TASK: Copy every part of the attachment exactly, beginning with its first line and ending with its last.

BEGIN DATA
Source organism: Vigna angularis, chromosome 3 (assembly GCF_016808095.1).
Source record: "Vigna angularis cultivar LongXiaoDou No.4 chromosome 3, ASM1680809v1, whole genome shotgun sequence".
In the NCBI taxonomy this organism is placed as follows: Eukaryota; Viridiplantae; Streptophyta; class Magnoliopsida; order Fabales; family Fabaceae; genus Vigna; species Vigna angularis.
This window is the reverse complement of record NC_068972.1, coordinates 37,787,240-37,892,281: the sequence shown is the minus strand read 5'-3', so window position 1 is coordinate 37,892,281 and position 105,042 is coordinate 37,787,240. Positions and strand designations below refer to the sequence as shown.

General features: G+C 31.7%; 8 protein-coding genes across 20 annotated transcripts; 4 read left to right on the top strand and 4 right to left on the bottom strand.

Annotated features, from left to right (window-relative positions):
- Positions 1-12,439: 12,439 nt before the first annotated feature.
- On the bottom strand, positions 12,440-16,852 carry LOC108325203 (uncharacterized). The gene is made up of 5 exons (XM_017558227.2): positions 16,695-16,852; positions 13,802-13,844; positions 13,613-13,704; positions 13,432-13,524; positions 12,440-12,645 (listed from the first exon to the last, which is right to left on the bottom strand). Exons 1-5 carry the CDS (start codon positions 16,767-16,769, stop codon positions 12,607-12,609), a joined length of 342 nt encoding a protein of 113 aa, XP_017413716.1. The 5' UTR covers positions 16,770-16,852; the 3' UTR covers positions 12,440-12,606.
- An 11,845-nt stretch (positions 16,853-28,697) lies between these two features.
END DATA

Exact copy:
Source organism: Vigna angularis, chromosome 3 (assembly GCF_016808095.1).
Source record: "Vigna angularis cultivar LongXiaoDou No.4 chromosome 3, ASM1680809v1, whole genome shotgun sequence".
In the NCBI taxonomy this organism is placed as follows: Eukaryota; Viridiplantae; Streptophyta; class Magnoliopsida; order Fabales; family Fabaceae; genus Vigna; species Vigna angularis.
This window is the reverse complement of record NC_068972.1, coordinates 37,787,240-37,892,281: the sequence shown is the minus strand read 5'-3', so window position 1 is coordinate 37,892,281 and position 105,042 is coordinate 37,787,240. Positions and strand designations below refer to the sequence as shown.

General features: G+C 31.7%; 8 protein-coding genes across 20 annotated transcripts; 4 read left to right on the top strand and 4 right to left on the bottom strand.

Annotated features, from left to right (window-relative positions):
- Positions 1-12,439: 12,439 nt before the first annotated feature.
- On the bottom strand, positions 12,440-16,852 carry LOC108325203 (uncharacterized). The gene is made up of 5 exons (XM_017558227.2): positions 16,695-16,852; positions 13,802-13,844; positions 13,613-13,704; positions 13,432-13,524; positions 12,440-12,645 (listed from the first exon to the last, which is right to left on the bottom strand). Exons 1-5 carry the CDS (start codon positions 16,767-16,769, stop codon positions 12,607-12,609), a joined length of 342 nt encoding a protein of 113 aa, XP_017413716.1. The 5' UTR covers positions 16,770-16,852; the 3' UTR covers positions 12,440-12,606.
- An 11,845-nt stretch (positions 16,853-28,697) lies between these two features.